(B) Kernel mode
(C) Superuser mode
(D) Privileged mode.
Answer (B) Kernel mode.
• Hardware interrupts (also called external/asynchronous interrupts), are ones in which the notification originates from a hardware device such as a keyboard, mouse or system clock.
• Software interrupts include exceptions and traps Exceptions: trigerred by an action of the process without its knowledge (division by zero, access to paged memory, etc.) Traps: trigerred by the process using system calls
Signals are notifications sent to a process in order to notify it of various "important" events. Signals cause the process to stop whatever it is doing at the moment, and force the process to handle them immediately. The process may configure how it handles a signal.(Except for some signals that it cannot configure) Difference between signals and interrupts.
• Signals are generated by the OS,
and received and handled by a process.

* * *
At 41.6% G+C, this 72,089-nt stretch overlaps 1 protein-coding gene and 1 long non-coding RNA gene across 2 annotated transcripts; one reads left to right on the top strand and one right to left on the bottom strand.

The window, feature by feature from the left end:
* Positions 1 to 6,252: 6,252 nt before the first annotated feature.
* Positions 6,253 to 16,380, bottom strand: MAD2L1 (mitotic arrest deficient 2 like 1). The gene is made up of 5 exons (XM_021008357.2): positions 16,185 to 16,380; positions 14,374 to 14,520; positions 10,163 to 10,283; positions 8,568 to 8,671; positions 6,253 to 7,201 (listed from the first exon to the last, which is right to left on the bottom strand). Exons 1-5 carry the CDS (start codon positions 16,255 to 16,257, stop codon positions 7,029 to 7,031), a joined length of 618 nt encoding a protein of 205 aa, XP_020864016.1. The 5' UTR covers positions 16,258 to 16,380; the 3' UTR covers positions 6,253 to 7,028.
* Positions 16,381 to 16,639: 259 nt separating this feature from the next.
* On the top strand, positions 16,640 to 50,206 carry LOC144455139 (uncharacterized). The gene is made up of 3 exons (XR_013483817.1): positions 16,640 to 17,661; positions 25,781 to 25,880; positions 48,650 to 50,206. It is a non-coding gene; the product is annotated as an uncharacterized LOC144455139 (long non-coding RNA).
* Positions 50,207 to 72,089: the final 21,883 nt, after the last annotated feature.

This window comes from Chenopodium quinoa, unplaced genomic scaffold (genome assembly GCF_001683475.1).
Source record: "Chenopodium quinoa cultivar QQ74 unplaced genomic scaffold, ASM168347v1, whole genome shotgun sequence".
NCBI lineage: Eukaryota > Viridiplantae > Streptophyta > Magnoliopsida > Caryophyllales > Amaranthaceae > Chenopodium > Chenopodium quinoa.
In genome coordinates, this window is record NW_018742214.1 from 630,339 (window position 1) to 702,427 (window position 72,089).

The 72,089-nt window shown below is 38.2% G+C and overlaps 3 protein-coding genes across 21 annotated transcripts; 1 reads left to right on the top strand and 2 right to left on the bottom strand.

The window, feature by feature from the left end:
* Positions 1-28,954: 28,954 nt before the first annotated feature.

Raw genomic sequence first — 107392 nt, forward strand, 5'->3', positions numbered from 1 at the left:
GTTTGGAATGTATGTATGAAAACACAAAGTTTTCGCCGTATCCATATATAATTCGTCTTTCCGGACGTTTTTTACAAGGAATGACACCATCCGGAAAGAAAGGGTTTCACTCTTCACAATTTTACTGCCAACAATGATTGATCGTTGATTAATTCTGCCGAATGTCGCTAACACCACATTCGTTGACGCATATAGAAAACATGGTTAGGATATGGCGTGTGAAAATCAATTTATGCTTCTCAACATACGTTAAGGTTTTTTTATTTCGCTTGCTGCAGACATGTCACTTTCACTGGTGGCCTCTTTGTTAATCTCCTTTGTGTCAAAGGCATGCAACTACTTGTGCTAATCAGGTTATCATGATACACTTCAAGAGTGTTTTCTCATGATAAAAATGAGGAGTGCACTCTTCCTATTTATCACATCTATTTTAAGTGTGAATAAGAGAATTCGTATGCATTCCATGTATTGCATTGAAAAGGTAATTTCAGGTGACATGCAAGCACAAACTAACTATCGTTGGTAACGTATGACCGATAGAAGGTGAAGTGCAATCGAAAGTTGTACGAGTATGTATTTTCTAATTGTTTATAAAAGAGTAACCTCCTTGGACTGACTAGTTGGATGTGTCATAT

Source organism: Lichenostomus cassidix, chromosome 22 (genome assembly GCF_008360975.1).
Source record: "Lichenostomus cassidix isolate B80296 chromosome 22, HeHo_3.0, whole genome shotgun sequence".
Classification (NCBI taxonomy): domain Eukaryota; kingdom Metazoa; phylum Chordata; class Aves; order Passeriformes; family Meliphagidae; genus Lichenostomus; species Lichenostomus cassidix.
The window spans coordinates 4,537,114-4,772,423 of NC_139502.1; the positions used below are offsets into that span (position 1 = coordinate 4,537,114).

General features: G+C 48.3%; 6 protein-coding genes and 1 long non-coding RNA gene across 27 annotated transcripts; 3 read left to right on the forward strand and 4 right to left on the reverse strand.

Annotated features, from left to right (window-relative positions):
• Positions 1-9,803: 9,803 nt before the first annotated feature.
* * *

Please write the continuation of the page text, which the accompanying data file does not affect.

• Interrupts are generated by the hardware,
and received and handled by the OS.
• Signals and interrupts are both asynchronous
• Signals in unix have names and numbers.
• Use ‘man kill’ to see the types of signals
Some examples for signal triggers: 1.Asynchronous input from the user such as ^C (SIGINT), or typing ‘kill pid’ at the shell.
2.The system or another process, for instance if an alarm set by the process has timed out (SIGALRM).
The most common way of sending signals to processes is using the keyboard:
• Ctrl-C: Causes the system to send an INT signal (SIGINT) to the running process.
• Ctrl-Z: causes the system to send a TSTP signal (SIGTSTP) to the running process.
Ctrl-\:causes the system to send a ABRT signal (SIGABRT) to the running process.
The kernel handles signals in the context of the process that receives them, so
a process must run to handle signals.
There are three types of handling for signals:
• The process exits. (default for some signals)
• The process ignores. (default for some other signals)
• The process executes a signal handler: